Too many “stakeholders” are treating pandemic education impacts as a public relations crisis rather than an educational disaster.
In The 74 I take a look at the NAEP results. As you may have heard, they’re not good!
In particular, the rising number of students at the “below basic” level – which even hardened combatants about the NAEP achievement levels acknowledge is an insufficient level of learning to succeed outside of school – is staggering and has long term implications.
But I try to look at something else, a predicate to addressing all this. Why are we having so much trouble leveling with parents about what’s going on? It’s as though our educational leaders decided to take their cues from Covid-era public health communications.
This is less Red – Blue than it might seem. The NAEP results don’t lend themselves to easy political narratives, it’s a pretty widespread disaster. So perhaps that’s a chance to reset the conversation? Probably not given the climate. But we have to try. Coming clean with parents is the first step toward a more robust response to ensure we bounce back, ideally stronger. It’s also just the right thing to do. There’s no good argument for the noble lie right now.
From The 74:
The disaster and inequity of pandemic policies is now in clear focus. The state NAEP scores released Monday underscore and quantify just how much of a catastrophe pandemic-era school policy and practice was for students — especially the youngest and those already struggling in school. These data build on and confirm previous evidence we saw through the NAEP as well as results from the ACT and data from vendors such as NWEA and Curriculum Associates. This much converging data is hard to brush away. As the president himself might say, it’s a big ******* deal.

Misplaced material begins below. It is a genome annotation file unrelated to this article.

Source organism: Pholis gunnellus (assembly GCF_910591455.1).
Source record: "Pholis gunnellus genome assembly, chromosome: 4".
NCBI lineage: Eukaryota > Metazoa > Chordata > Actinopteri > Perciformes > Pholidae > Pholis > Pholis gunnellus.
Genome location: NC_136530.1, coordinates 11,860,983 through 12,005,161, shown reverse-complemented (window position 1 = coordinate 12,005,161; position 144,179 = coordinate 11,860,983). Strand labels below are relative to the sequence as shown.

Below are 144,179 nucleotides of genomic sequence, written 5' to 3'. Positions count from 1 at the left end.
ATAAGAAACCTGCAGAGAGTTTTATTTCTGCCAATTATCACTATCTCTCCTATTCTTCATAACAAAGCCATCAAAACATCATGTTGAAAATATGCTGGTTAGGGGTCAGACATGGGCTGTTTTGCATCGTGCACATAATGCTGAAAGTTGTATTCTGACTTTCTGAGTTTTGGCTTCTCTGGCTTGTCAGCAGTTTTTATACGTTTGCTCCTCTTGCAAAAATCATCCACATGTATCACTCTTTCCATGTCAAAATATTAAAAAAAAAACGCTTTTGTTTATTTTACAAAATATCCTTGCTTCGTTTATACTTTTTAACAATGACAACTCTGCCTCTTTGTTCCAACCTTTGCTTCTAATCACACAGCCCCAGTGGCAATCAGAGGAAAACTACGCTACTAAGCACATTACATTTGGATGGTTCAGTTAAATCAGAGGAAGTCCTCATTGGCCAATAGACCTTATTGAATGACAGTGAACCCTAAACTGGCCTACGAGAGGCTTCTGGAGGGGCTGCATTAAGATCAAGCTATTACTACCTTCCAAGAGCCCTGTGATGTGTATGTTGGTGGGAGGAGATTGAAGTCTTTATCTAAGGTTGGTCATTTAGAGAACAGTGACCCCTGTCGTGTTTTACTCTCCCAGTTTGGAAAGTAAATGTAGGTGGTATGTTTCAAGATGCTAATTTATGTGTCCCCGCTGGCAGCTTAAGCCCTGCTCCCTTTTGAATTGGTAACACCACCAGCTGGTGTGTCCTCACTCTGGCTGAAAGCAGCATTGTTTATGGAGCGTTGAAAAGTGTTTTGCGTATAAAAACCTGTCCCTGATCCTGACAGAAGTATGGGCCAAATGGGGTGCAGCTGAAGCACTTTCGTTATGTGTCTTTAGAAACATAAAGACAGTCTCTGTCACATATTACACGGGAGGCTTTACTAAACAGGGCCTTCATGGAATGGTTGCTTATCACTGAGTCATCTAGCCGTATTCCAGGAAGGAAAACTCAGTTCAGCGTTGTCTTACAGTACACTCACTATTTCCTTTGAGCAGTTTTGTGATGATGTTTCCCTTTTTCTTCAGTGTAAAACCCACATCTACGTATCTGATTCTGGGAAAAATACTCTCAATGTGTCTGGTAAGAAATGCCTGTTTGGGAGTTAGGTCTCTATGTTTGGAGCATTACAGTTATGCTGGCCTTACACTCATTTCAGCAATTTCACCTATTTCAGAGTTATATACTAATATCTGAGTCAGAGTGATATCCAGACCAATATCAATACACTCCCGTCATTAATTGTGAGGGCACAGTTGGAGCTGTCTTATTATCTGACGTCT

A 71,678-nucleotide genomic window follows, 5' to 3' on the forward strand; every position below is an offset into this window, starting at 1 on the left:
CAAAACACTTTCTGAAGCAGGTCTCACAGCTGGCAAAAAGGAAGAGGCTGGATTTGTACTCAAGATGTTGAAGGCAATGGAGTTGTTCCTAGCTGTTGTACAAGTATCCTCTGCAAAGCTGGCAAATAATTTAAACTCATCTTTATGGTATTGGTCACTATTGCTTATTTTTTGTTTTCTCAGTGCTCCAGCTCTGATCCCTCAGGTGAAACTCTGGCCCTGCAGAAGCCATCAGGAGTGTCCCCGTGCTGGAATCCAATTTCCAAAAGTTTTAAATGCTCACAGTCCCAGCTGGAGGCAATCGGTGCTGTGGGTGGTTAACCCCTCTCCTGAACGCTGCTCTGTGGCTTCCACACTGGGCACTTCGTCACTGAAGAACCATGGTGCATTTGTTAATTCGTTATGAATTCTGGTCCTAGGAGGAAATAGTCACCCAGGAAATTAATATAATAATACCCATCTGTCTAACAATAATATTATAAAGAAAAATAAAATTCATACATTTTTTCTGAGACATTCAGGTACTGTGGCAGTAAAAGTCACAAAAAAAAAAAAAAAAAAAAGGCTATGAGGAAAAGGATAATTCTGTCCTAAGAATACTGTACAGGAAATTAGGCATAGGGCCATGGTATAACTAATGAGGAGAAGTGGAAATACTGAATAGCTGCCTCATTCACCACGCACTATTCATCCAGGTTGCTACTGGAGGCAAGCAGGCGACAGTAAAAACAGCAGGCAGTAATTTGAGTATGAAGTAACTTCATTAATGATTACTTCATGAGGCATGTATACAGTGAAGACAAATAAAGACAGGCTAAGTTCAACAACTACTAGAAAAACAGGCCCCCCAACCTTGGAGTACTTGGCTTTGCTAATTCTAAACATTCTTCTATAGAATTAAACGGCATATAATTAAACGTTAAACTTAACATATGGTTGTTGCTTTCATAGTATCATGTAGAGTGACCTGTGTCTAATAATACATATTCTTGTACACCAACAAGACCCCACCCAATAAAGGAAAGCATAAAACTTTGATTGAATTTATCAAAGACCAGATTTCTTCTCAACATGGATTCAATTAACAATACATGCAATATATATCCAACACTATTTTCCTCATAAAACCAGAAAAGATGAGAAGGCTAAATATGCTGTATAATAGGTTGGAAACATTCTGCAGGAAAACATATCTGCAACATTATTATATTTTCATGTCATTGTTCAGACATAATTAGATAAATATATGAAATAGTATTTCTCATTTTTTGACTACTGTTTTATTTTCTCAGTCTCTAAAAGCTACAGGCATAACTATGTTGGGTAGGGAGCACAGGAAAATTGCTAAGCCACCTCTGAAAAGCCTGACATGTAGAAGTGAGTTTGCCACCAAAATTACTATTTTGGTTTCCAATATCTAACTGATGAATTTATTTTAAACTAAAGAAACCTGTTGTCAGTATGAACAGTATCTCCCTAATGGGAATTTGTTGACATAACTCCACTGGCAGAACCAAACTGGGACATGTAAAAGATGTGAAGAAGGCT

Schools have obfuscated about what learning loss even means. Insufficient attention to helping teachers communicate effectively with families means parents are left confused about reading and math achievement. Some professional development focuses on helping teachers distract attention from objective measures of reading and numeracy. Leading newspapers have misled readers about whether any of this even matters. States like New York and California have dragged their feet on releasing test score data, while in other places, school officials are minimizing the importance of standardized exams.
The overall fecklessness, irresponsibility and almost total attention to politics and public relations rather than kids surprises even cynical observers of the sector. The noise-to-signal ratio is difficult for families — who have a lot on their plate besides this — to sort out.
Entire column is here at The 74.